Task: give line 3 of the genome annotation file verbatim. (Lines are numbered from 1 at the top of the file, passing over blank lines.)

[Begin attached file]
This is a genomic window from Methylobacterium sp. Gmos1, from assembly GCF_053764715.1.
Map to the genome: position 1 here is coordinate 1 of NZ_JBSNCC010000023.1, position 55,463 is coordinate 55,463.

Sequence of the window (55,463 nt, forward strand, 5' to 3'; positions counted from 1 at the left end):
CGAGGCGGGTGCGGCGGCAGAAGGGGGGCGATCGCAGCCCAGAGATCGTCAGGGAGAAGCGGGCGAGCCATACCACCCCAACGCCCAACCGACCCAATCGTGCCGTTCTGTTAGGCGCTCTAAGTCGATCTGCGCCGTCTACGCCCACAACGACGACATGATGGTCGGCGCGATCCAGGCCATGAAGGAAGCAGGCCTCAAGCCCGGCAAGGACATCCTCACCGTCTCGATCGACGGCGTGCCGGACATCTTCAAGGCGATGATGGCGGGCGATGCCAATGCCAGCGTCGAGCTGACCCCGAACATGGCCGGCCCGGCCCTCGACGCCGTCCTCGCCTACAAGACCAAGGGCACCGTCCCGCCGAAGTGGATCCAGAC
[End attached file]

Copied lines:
Sequence of the window (55,463 nt, forward strand, 5' to 3'; positions counted from 1 at the left end):